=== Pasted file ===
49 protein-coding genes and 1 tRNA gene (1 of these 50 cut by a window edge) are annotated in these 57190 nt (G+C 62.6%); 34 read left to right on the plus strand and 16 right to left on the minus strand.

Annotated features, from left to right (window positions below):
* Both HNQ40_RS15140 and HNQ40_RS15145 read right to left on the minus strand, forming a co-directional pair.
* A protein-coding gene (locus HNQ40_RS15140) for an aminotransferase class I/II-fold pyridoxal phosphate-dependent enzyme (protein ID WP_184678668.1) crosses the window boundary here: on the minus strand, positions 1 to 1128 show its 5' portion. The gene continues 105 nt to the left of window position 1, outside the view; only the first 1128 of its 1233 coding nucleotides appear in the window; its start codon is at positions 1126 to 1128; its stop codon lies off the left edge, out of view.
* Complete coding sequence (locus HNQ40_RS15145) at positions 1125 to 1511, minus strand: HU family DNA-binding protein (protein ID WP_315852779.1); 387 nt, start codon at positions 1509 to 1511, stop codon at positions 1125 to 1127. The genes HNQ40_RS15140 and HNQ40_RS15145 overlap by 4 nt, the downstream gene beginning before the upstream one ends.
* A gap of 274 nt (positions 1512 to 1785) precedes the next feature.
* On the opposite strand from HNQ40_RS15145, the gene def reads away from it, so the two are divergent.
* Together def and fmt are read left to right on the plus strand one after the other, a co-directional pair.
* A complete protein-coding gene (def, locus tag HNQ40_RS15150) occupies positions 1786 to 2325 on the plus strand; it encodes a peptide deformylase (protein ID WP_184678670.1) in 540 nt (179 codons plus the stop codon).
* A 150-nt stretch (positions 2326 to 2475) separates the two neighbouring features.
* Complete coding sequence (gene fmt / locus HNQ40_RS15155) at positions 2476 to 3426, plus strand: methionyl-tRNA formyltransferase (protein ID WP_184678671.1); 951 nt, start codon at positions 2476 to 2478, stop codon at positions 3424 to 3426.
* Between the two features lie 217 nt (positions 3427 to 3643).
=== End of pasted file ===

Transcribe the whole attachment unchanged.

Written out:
49 protein-coding genes and 1 tRNA gene (1 of these 50 cut by a window edge) are annotated in these 57190 nt (G+C 62.6%); 34 read left to right on the plus strand and 16 right to left on the minus strand.

Annotated features, from left to right (window positions below):
* Both HNQ40_RS15140 and HNQ40_RS15145 read right to left on the minus strand, forming a co-directional pair.
* A protein-coding gene (locus HNQ40_RS15140) for an aminotransferase class I/II-fold pyridoxal phosphate-dependent enzyme (protein ID WP_184678668.1) crosses the window boundary here: on the minus strand, positions 1 to 1128 show its 5' portion. The gene continues 105 nt to the left of window position 1, outside the view; only the first 1128 of its 1233 coding nucleotides appear in the window; its start codon is at positions 1126 to 1128; its stop codon lies off the left edge, out of view.
* Complete coding sequence (locus HNQ40_RS15145) at positions 1125 to 1511, minus strand: HU family DNA-binding protein (protein ID WP_315852779.1); 387 nt, start codon at positions 1509 to 1511, stop codon at positions 1125 to 1127. The genes HNQ40_RS15140 and HNQ40_RS15145 overlap by 4 nt, the downstream gene beginning before the upstream one ends.
* A gap of 274 nt (positions 1512 to 1785) precedes the next feature.
* On the opposite strand from HNQ40_RS15145, the gene def reads away from it, so the two are divergent.
* Together def and fmt are read left to right on the plus strand one after the other, a co-directional pair.
* A complete protein-coding gene (def, locus tag HNQ40_RS15150) occupies positions 1786 to 2325 on the plus strand; it encodes a peptide deformylase (protein ID WP_184678670.1) in 540 nt (179 codons plus the stop codon).
* A 150-nt stretch (positions 2326 to 2475) separates the two neighbouring features.
* Complete coding sequence (gene fmt / locus HNQ40_RS15155) at positions 2476 to 3426, plus strand: methionyl-tRNA formyltransferase (protein ID WP_184678671.1); 951 nt, start codon at positions 2476 to 2478, stop codon at positions 3424 to 3426.
* Between the two features lie 217 nt (positions 3427 to 3643).